opinion: Adjusting academic achievement using socio-economic factors not useful to students
I read with great interest the story featuring Ron French’s article “Measuring Student Achievement” in the Sunday, Jan. 13, issue of Ann Arbor.Com. Mr. French — and apparently a lot of others — are confusing Value-Added-Measurement (VAM) with the fairly long-standing practice of adjusting pupils’ academic achievement scores by factors such as the relative socio-economic status, the geographic location, and the racial-ethnic makeup of groups of pupils.
Joseph Tobianski | AnnArbor.com
While such adjustments often can produce data that are quite informative and useful in fashioning policies and strategies for improving instruction and learning, they are not Value-Added-Measurement.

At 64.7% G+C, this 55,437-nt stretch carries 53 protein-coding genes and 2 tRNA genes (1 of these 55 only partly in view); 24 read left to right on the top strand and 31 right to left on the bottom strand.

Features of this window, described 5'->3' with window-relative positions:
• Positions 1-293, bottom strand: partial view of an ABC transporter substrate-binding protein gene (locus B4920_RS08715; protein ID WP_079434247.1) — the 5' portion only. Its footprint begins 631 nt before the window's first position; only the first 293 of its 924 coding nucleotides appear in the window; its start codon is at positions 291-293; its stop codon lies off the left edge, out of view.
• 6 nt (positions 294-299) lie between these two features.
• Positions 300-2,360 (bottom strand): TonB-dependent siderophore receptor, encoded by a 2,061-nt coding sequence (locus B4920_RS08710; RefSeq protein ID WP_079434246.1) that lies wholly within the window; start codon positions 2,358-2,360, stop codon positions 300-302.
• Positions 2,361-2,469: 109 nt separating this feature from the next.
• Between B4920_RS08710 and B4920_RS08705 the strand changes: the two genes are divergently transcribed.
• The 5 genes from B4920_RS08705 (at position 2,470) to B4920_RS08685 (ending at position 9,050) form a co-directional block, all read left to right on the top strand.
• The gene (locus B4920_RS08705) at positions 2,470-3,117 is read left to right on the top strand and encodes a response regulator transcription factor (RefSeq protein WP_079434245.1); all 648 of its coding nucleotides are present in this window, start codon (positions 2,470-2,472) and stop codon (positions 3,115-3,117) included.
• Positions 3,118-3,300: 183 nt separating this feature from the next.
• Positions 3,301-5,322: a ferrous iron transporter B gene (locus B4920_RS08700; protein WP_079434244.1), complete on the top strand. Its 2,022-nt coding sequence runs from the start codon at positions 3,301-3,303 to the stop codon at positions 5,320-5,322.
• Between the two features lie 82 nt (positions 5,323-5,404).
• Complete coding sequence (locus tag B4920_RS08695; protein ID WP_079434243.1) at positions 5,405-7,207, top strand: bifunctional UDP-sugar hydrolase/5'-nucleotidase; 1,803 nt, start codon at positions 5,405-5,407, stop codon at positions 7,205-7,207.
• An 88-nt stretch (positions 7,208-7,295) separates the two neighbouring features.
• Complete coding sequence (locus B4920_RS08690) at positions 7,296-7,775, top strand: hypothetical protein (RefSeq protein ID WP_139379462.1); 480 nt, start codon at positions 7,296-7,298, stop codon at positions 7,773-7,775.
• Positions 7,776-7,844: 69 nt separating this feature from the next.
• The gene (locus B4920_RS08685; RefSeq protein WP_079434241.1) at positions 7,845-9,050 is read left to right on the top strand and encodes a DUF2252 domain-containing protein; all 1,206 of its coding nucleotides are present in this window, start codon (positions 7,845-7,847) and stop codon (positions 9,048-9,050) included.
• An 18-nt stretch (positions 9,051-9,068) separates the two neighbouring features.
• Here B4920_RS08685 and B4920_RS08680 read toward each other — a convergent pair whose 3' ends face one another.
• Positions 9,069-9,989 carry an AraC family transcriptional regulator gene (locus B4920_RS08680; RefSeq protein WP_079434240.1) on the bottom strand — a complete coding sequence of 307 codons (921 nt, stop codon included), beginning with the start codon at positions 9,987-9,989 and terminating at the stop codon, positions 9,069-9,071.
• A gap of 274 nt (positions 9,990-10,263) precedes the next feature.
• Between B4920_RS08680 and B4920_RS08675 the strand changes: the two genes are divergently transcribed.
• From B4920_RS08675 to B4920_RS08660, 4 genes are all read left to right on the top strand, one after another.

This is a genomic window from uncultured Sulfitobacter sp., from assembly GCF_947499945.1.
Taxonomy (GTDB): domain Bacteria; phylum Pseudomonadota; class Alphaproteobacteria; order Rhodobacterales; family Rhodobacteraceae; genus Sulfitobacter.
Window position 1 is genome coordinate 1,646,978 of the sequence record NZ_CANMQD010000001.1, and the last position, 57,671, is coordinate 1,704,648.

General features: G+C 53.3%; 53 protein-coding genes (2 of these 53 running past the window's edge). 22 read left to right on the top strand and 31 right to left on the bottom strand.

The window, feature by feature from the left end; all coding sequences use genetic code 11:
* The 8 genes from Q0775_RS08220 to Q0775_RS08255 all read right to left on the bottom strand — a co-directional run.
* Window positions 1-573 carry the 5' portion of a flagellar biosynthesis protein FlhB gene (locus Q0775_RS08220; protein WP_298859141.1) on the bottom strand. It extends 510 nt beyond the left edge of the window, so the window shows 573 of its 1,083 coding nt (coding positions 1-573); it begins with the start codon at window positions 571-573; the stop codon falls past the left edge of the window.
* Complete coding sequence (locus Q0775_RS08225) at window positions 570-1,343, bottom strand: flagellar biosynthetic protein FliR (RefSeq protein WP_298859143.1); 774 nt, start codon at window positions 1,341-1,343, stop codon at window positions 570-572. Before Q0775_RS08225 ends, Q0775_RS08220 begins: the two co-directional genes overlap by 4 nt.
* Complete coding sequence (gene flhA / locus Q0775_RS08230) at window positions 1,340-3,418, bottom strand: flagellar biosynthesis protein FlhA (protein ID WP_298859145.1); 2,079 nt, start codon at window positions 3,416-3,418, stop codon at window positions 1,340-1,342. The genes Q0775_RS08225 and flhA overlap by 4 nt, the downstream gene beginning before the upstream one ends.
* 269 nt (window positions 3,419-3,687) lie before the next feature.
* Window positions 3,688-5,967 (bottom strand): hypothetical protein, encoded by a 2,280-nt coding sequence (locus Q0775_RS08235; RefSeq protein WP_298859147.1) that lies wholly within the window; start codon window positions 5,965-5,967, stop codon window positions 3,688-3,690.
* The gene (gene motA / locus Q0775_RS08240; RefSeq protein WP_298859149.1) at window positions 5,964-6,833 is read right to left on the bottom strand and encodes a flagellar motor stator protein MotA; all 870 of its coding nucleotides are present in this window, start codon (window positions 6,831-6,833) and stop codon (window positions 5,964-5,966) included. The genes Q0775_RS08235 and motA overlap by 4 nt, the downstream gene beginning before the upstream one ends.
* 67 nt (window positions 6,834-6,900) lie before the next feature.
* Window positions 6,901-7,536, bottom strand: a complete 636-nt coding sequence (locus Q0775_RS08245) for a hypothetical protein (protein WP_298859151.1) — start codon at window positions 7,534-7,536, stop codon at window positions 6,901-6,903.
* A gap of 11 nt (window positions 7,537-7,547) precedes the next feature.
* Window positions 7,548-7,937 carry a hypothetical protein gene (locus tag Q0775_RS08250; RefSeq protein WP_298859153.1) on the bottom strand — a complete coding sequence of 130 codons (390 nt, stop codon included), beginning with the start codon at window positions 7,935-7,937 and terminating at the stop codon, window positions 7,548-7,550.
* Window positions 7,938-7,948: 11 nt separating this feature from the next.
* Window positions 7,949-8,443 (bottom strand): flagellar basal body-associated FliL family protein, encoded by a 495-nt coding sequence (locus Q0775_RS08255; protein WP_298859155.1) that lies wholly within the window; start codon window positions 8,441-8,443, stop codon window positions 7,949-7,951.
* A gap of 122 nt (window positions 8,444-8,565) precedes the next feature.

Value-added measures, as normally defined, are measures that estimate the contributions made to student test scores by educators, and principally by classroom teachers. They are designed to calculate the annual academic growth of individual students or groups of students, measuring what portion of a year’s academic growth those students are achieving for each year of instruction.
In effect, properly designed VAM would report on the extent to which a school (or district) is “adding academic value” each year for each student going through the system.
The Michigan Department of Education, currently working with other states in a consortium effort, intends to utilize value-added measures in future reporting of state assessment results — but has not yet done that.
The ultimate goal, of course, is to ensure — and be able to report — that each child and young person in our schools is on the road to achieving proficiency in his or her academic subjects. Adjusting academic achievement scores by socio-economic factors — as reported by Mr. French, while useful in identifying student needs and fashioning improvement strategies to meet those needs, is saying little or nothing about the academic growth of those students.
C. Philip Kearney
Professor Emeritus at University of Michigan